Tag Archives: play-based learning

Who Poses the Questions in Teaching?

In Ontario at present, “inquiry learning” or “problem-based learning” (including “play-based learning”) is widely advocated. However, while many proponents of the approach maintain that all the questions guiding inquiry should come from the students, I (Clive) beg to differ. Although generally in agreement with the approach, I think a balance is needed: teachers should pose questions too.

For example, the students in the course Reflective Professional Development I am teaching this term seem to love the questions we are pursuing; e.g., how much do teachers learn informally, how can informal learning be enhanced, how can formal PD be more effective? I don’t have to push the students at all – in small groups, whole-class discussion, and individual writing they go to work on the questions in quite a refreshing way. However, many of the questions we discuss came from me: they are inherent in the structure of the course and the readings I recommend.

So there has to be a balance. The classroom should be a setting for co-learning or “co-constructivist” learning. Teachers should suggest many of the questions, but also do the following:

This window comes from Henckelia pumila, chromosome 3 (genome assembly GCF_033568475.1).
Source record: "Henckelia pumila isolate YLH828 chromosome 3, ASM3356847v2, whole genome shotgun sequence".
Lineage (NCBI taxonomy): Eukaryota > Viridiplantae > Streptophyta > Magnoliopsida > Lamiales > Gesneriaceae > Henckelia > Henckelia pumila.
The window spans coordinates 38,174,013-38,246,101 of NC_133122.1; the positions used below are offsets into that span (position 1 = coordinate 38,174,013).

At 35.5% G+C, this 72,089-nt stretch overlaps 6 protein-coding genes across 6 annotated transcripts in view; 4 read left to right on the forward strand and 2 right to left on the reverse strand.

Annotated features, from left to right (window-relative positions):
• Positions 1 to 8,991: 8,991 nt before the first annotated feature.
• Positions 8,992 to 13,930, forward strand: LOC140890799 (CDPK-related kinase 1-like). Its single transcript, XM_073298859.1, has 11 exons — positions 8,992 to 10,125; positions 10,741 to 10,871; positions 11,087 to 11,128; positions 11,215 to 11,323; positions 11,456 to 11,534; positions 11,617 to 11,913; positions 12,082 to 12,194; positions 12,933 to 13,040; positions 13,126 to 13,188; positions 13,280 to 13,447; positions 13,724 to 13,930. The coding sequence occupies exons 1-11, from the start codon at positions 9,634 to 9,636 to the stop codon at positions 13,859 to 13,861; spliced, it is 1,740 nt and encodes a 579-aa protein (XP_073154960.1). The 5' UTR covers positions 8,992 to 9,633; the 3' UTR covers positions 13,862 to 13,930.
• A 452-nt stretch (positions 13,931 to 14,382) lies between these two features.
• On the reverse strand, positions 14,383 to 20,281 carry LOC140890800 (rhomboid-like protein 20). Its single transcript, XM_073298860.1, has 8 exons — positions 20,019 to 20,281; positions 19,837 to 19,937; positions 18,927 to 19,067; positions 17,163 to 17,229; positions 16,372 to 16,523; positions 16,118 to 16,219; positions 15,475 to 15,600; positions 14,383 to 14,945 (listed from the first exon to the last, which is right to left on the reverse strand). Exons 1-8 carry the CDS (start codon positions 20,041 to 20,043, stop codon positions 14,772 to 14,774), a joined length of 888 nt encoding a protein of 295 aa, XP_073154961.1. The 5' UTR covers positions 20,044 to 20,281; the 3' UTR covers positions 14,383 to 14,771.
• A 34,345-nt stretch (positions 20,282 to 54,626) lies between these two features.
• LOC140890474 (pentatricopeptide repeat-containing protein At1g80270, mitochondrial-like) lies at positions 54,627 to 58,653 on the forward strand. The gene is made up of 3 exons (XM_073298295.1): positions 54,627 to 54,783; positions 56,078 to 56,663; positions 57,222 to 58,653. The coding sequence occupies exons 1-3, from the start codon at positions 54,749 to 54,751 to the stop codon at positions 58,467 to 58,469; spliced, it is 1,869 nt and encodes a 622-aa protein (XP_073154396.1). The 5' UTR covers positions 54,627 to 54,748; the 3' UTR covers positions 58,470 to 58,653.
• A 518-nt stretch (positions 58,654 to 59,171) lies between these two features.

• Let a question go if there is no “uptake” from the students
  • Respect the additional questions and sub-questions students raise
  • Allow the students a lot of air-time so they can identify questions and express their views about them
  • Encourage the students to pursue their own questions in their assignments

Over time, with this approach, we will get a better sense of which questions are interesting and fruitful, and which ones we should pose next time we teach the course, while again looking for new questions from the students.

Questioning the Benefits of Toddlers’ Digital Technology Use

Researchers at Boston University School of Medicine suggest toddlers’ overuse of mobile digital technologies could hinder their social-emotional development. While the researchers recognize “that educational apps on smartphones and tablets may facilitate some academic skills for children” they voice concern that the extended use of such technologies by toddlers could displace valuable play-based interactions. The researchers point out that “toddlers younger than two years are known to learn best via hands-on exploration of their physical world.” Their commentary published in the journal of Pediatrics reviews  existing literature, examines future research directions, and suggests preliminary guidelines for families. What are your thoughts on this topic?

Link to CBC article: http://www.cbc.ca/m/news/topstories/toddlers-overusing-mobile-tech-may-stunt-development-1.2940848